Vh1, the infamous home of reality television, is perhaps my least favorite television channel for many reasons. The channel airs an interminable slew of reality series that are intrinsically sexist such as Bret Michael’s “Rock of Love” and Flavor Flav’s “Flavor of Love.” Despite the deplorable sexual degradation that occurs on these programs, no show on Vh1 arouses my feminist ire as much as Steven Ward’s “Tough Love.” Unlike Patti Stanger from Bravo’s “Millionaire Matchmaker,” Steven Ward is rather irredeemable.
With the fourth season premiering two weeks ago, “Tough Love” has returned and is determined to help allegedly romantically challenged women find significant others. The self-proclaimed “male-ambassador” for “hopelessly single” women, Steven Ward thinks he knows single women better than they know themselves; his male-oriented agenda includes altering dressing habits, communication, and body language. The show’s perspective is exclusively and decidedly male. After all, Steven Ward is a male matchmaker. Additionally, he has random male guests judge the women; these men inevitably indulge not only in blatant voyeurism, but also in the slut shaming if the girls are dressed too sexy, announce physical flaws, and amplify female insecurities. Viewers are informed about what men exactly want in a woman, and they are consequently urged to change their ways in order to snag a long-term relationship. Needless to say, the fact that this is a male dominated program in which men are the sexual, emotional, and social instructors and saviors of women is problematic. I cannot help but think that these men are far from helping these women find the romantic happiness that they desire, but are instead molding their own fantasies while having women adopt completely new personas.
Instantly, the show categorizes and dehumanizes women by bestowing upon these women nicknames associated with their fatal transgressions of the dating world; adopting the stereotypic personalities given by Steve, they literally become and fully embrace these names during the course of the show. Included amongst these so-called social and romantic outcasts are “Miss Other Woman,” the hypersexualized femme fatale who is drawn to married men and is “always the mistress, never the wife,” “Ms. Superficial,” the high maintenance woman with incredibly high expectations that places physicality and material wealth at the top of her list, and “Miss Desperate,” the single woman who constantly hears her biological clock ticking and has had 37 blind dates in hopes of finding “Mr. Right.” These names disregard female individuality and reinforce sexual caricatures in popular culture. Of course, these women are stamped with the scarlet letter of their social flaws, and Steven Ward does not fail to enhance their insecurities. At the end of every show, he places one unfortunate lady in the “hot seat” where she is subject to a long, merciless tirade about what indispensable rules she has forgotten in Dating 101. Steven’s emotional belittlement is apparently the “tough love” that is the cure to the fatal social disease known as “desperate single female over 25.”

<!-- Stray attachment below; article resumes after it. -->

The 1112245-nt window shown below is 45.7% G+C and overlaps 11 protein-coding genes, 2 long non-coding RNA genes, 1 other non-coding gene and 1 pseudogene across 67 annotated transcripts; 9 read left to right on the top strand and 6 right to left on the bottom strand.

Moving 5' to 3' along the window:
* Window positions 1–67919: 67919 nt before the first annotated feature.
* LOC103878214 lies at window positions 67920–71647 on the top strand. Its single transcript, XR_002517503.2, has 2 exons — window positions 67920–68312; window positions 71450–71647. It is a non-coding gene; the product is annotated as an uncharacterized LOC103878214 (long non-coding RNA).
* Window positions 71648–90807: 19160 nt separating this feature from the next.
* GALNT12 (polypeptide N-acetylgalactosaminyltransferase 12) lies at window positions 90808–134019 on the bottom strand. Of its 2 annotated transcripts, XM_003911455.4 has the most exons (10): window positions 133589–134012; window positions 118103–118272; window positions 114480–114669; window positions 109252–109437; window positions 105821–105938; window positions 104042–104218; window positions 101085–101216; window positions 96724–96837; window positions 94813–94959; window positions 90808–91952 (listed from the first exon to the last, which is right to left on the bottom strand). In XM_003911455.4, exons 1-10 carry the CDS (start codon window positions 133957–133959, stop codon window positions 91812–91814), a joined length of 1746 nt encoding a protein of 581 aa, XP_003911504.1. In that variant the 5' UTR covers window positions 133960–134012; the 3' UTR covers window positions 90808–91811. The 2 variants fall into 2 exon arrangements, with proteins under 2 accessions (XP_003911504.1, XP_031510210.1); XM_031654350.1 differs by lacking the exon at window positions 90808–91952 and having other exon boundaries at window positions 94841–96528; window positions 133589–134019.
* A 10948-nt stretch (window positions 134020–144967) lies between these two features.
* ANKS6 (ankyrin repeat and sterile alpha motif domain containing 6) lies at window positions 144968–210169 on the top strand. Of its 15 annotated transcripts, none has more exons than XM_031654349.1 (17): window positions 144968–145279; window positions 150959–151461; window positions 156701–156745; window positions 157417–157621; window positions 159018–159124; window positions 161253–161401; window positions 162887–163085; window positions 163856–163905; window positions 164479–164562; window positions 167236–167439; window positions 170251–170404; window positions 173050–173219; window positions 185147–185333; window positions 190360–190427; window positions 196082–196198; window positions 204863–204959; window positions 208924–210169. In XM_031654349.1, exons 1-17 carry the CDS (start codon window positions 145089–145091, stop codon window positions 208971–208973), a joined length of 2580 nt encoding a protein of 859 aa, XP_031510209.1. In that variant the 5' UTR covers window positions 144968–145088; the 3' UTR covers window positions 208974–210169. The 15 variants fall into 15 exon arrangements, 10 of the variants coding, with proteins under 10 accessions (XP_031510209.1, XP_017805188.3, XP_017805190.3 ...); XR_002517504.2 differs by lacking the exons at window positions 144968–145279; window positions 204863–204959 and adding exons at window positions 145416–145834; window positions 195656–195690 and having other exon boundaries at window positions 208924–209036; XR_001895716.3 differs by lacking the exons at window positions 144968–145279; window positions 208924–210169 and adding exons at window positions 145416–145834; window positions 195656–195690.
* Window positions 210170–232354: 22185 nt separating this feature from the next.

In the show, being single is depicted as the kiss of death. The phrases “biological clock” and “time is running out” are repeated in every episode several times. Dear Steven, not all women are made to be mothers and wives. Also, even if these women truly want marriage and children, they should not be rushed or pressured into settling for less because they are socially and wrongfully castigated for being alone. I may despise this show and Steven Ward’s ideologies and methods, but the fact that single women are treated as if they have contracted leprosy is the fault of our society. Women are told from a very young age that they must marry and bear children by a certain age. The obsessive fear of spinsterhood and becoming a “cat lady” consumes some women, and it is indubitably a subliminal, yet powerful force in their lives. Indeed, the spinster anxiety is ubiquitous in popular culture. Remember Bridget Jones and her diary full of insecurities, dating gaffes, and her unforgettable fear of dying alone in her apartment and having her corpse being eaten by dogs? She was the fictional 90s symbol of the notion that single women in their 30s are hopeless pariahs. This past summer, “Bridesmaids” told the story of a woman watching her best friend get married while she slowly spirals into a mental and emotional breakdown. In 2011, “Tough Love” portrays its female stars in the same manner; the show implies that single women are pitiable and more importantly, that they must be doing something wrong. In fact, every single one of the show’s contestants have asked themselves the question that haunt many single women: “What am I doing wrong?” Of course, these women are absolutely blameless because there truly is nothing wrong with being single. The women in this show do not need a personality makeover, but simply need a boost in their confidence. After watching the show over three seasons, I can say with certainty that Steven’s insensitive, antagonistic “tough love” is not detrimental to women attaining self-love.
Ladies, being single is far from being a tragic exile. Let us throw out all those dating and self-help manuals in the trashcan. I firmly believe all those dating rules that relationship experts such as Steven Wave tirelessly propound in their books such as “Don’t be weird” and “Don’t self-deprecate” are mere artifices. We should remain true to our selves, and be patient in our quest for love. Your soulmate is out there somewhere, and he or she should love you for who you are. I can positively promise that you won’t die alone in your apartment while waiting!
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